LANSING (WWJ) – Michigan educators don’t like what they’re seeing in Governor Rick Snyder’s budget plan, when it comes to school funding.

Michigan Education Association President Iris Salters says she is dismayed by the Governor’s proposal to cut state school aid by $470 per student.

Salters tells WWJ’s Greg Bowman those cuts would have a drastic impact on school districts across the state.

“That’s going to mean layoffs. It’s going to mean less resources in the classroom. It’s going to mean that schools are not able to put forth the kind of enhancements that they need to do to make sure that every child gets a great education,” Salters said.

Salters said we can’t keep cutting education if we want to see  better results  from teachers and students. 

“This, I think, is an extreme measure. Then, on top of that, when you take the idea of putting community colleges into the State Aid fund… So, you’re cutting the people you have in it, and then you add more, so you can cut them — It’s a no-win situation,” she said.

Salters believes these school cuts, in the long run, will hurt Michigan’s recovery.

“I think that if the governor and the legislature is interested in moving Michigan out of this crisis situation, then education is the key.  You can’t continue to cut it and expect to get enhancements in that arena,” Salters said.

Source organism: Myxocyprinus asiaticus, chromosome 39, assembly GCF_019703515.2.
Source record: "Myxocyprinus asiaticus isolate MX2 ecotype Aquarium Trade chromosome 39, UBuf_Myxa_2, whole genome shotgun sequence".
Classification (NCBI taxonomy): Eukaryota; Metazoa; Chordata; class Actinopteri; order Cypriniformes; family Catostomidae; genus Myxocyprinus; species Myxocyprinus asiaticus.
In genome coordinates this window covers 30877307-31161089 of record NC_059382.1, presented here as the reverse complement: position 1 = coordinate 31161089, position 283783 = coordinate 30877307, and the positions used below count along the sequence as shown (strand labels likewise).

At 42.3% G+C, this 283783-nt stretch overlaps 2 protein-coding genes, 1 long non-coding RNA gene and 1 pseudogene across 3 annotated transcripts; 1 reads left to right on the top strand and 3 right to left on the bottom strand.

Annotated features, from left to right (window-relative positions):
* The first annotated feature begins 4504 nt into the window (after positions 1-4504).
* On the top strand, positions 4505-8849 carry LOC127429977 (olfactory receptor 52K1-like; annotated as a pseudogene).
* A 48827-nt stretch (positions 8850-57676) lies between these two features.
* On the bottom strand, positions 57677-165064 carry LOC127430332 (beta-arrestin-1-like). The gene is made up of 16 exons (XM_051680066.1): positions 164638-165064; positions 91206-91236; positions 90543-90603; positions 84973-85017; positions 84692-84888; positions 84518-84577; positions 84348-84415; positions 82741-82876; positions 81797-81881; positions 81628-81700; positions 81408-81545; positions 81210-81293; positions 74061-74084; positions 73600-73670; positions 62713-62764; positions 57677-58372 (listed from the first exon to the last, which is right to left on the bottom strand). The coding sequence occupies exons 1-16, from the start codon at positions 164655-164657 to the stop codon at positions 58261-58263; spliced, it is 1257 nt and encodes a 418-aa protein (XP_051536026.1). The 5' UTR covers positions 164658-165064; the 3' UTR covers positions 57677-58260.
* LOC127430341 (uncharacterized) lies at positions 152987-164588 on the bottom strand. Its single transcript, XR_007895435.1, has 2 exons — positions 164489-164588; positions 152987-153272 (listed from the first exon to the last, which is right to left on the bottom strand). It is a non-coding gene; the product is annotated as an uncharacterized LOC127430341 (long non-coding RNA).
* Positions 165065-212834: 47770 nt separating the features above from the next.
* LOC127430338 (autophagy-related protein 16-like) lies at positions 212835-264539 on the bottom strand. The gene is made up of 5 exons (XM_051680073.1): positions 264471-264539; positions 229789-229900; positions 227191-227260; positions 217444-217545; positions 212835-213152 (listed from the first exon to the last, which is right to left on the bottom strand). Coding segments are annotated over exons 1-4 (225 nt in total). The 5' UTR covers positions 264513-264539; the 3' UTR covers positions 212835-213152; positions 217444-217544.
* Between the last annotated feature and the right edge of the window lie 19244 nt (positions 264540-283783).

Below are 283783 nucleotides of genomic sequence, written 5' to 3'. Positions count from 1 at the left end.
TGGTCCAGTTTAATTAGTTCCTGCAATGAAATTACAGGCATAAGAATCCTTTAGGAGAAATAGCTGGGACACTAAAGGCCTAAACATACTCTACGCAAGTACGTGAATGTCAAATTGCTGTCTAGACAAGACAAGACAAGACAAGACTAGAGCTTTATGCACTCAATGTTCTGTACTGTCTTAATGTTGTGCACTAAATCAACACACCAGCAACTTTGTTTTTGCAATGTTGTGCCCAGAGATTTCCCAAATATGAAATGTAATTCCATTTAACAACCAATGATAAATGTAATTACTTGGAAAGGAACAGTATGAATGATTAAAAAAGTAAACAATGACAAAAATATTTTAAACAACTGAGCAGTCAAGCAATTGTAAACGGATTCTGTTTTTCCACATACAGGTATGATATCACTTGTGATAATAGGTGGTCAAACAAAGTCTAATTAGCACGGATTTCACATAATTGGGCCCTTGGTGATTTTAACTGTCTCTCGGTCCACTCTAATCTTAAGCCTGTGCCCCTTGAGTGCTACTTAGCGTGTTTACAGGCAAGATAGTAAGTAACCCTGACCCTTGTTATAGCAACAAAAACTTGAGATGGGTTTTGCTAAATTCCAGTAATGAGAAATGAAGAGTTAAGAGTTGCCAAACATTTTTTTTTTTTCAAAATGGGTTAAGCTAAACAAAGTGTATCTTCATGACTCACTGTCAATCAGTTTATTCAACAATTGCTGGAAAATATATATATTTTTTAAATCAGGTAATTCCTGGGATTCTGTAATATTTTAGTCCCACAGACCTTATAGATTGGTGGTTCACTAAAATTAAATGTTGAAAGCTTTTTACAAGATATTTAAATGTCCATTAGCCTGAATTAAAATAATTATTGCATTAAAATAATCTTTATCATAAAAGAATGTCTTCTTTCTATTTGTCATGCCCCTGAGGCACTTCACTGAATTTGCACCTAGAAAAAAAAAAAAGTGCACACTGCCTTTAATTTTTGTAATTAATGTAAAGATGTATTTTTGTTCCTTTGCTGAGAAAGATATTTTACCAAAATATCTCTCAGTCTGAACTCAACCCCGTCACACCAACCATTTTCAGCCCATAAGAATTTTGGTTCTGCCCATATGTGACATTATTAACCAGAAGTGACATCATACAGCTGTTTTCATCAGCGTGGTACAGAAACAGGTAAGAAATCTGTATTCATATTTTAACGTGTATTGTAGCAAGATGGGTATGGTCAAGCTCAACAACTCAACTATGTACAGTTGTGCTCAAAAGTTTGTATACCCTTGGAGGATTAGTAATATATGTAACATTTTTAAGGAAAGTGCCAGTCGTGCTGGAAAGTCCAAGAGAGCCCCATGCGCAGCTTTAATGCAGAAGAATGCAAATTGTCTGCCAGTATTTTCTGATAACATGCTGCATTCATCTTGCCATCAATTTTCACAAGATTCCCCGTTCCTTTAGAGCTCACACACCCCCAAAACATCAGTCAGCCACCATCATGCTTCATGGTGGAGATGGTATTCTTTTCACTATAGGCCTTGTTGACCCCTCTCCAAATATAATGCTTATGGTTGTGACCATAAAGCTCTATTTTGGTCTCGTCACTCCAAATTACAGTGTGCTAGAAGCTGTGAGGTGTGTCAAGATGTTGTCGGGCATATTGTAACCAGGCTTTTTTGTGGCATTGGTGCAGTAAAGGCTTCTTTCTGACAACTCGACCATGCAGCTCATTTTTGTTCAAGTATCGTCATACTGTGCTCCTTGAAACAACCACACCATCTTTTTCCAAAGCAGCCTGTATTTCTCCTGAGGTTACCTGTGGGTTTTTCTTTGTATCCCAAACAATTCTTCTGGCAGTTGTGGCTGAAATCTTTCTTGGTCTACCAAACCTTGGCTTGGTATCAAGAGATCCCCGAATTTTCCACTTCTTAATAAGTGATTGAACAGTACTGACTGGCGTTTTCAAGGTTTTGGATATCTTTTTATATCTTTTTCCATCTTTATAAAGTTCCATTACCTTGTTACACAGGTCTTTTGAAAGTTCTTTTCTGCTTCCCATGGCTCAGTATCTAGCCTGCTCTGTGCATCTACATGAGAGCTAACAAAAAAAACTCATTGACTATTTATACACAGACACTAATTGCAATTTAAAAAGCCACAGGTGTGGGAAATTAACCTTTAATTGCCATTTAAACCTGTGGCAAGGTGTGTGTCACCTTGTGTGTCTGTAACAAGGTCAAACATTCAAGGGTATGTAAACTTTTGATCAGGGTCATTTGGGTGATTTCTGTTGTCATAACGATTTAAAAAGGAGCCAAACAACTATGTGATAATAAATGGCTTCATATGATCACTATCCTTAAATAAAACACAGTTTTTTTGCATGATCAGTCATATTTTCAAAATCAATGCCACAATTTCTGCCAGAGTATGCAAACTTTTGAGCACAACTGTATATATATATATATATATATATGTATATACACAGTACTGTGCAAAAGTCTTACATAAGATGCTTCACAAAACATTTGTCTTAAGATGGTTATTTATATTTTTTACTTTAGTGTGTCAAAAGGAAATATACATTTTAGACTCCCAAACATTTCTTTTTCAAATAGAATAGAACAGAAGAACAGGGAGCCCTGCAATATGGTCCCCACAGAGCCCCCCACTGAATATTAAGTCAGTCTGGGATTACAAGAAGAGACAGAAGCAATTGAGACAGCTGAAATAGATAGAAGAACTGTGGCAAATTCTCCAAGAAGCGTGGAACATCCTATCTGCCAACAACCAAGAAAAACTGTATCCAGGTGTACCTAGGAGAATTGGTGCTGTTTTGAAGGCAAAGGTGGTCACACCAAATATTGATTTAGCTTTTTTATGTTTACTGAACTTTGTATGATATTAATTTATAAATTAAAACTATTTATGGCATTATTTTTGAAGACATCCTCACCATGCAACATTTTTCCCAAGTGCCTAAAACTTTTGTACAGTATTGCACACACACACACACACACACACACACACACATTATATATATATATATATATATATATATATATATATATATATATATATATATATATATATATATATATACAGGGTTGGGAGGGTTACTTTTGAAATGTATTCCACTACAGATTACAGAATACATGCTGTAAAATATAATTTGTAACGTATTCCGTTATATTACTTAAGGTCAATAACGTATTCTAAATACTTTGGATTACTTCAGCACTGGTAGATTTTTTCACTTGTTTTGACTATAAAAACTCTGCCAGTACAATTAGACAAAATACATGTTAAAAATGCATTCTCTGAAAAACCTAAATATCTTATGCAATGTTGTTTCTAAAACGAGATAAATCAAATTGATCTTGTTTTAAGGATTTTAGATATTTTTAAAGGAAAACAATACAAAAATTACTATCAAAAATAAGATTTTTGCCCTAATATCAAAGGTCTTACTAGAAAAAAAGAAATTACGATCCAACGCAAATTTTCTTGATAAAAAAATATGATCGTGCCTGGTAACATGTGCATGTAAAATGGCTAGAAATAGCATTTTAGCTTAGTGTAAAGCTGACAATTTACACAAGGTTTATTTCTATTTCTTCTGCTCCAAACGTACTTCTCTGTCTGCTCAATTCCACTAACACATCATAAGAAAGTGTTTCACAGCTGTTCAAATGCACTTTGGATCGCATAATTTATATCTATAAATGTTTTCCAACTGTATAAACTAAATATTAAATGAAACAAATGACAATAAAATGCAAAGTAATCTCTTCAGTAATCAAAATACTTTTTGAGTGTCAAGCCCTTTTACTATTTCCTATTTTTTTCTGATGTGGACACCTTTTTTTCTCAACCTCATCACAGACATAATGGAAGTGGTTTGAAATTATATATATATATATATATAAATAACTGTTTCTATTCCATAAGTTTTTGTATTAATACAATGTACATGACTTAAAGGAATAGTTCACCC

The governor is calling for a reduction of $300 per pupil in kindergarten through high school, in addition to $170 in cuts already budgeted. 

Snyder revealed his cut-cutting budget plan Thursday morning. Read more about his proposal at this link.

Comments (3)
  1. TaterSalad says:

    As a retired auto worker myself, I have NO problem taxing my pension as long as it is done fairly and across the board with everyone in the state. This taxation could be tied to the states revenue collection each year and adjusted with a cap on up or down maximums and minimums on taxes paid to the state. If done fairly, the legislation can pass and win over greed. We do not want to end up like progressive states like California, New York, New Jersey nor Wisconsin. We can be better than them and we should show it!

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